He takes the SATs—and gets a perfect 1600 score. He writes letters to Harvard, Yale, Stanford, and other universities, explaining his unique situation, and is accepted everywhere (save for Stanford, which was concerned that he wasn’t socially mature enough). In the fall of 1994, at the tender age of 15, Leslie begins his freshman year at Harvard. He intends to go premed.

Leslie has a musical background, playing cornet as a child in the Salvation Army band. (He later switched to piano because his overbite made it difficult to get proper embouchure on a brass instrument.) At Harvard, he quickly joins the Krokodiloes, an a cappella group. But it’s when a friend plays him a Stevie Wonder CD freshman year that Leslie suddenly saw a new future for himself.

“I became obsessed with him,” he says. “I wanted to chase that man’s career.” And thus began the transition from premed Poindexter to R&B Romeo.

Leslie becomes a constant presence at the on-campus recording studio. Fellow student Chiqui Matthew remembers Leslie making beats at every free moment. “He was on a different level of intensity. Most of us were pretty realistic—we’re Harvard students; this music stuff is fun, but this isn’t the future,” says Matthew, who now works with credit derivatives at Goldman Sachs. “But Ryan always had a ten-year plan about how he was going to take over the music industry.”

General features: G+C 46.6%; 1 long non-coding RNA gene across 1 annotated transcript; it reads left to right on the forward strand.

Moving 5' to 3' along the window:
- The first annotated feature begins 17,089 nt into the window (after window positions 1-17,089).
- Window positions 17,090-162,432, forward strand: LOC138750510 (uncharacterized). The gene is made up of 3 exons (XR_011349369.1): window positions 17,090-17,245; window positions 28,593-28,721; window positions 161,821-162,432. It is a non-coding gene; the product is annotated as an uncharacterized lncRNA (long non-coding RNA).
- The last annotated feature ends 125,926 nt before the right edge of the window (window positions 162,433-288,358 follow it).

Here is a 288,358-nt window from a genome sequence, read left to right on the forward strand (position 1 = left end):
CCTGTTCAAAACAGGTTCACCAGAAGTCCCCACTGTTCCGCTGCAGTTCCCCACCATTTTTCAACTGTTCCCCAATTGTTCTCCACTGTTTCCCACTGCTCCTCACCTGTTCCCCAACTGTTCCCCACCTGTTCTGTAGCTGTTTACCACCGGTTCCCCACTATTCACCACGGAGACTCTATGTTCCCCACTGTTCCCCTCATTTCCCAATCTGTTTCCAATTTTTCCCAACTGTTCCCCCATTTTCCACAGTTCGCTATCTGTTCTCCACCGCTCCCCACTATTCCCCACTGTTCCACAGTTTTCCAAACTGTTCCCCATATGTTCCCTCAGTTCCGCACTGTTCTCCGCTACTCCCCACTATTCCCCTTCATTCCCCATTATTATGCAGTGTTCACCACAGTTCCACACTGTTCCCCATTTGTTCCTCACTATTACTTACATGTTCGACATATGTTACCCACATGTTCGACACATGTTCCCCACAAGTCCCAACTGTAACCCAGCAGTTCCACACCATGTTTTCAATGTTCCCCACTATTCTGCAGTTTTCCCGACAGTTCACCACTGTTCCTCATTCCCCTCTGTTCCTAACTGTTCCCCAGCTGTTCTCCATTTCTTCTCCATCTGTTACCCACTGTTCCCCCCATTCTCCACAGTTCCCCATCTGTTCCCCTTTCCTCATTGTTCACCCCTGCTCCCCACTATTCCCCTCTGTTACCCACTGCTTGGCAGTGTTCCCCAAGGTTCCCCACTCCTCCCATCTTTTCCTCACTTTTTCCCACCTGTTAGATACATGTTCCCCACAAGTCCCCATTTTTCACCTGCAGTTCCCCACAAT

While still a student, Leslie begins producing tracks for local Boston artists. Meanwhile, R-Les was beginning to mold his own image, too. “He had this pseudo-sexual, thugged-out Lothario thing,” says Matthew. “I never really bought it. He seemed more like a music nerd to me.”

Ryan Leslie delivering the Harvard oration at his commencement ceremony in 1998.Photo: Courtesy of Ryan Leslie

Leslie graduates in 1998, at 19 years old. He delivers the prestigious Harvard Oration at the commencement ceremony, looking extremely clean cut in a blazer, tie, and one tasteful earring. The speech is a rather hammy affair, complete with preacher cadences and an interlude of soulful a cappella crooning. Leslie proudly announces his plan to pursue a career in “the arts.” There is a video clip of this speech on Leslie’s Website.

A few years later, after bouncing around the Boston music scene for a while, ultimately moving back home with his parents (then living in Phoenix), he wangles a music internship in New York and comes under the tutelage of Combs. A few years after that, “Me & U” became a sensation. And now R-Les is one of the hottest record producers in the world.

Even as Ivy Leaguers invade and occupy all sorts of new realms, from the waves of Harvard Lampoon veterans who make our lowbrow comedies to the laptop-wielding sabermetricians who’ve taken over baseball’s front offices, hip-hop remained one of the few industries immune to the beguiling powers of an elite degree.

At the same time, there’s always been a striving element to the classic hip-hop success story. Guys like Jay-Z, Pharrell, and Diddy are endlessly bragging about how hard they work. How many entrepreneurial projects they’re juggling. And what could be more striving than a 15-year-old with perfect SAT scores begging to start university early? What on this earth could exhibit more hustle than a high-schooler with eyes on Harvard?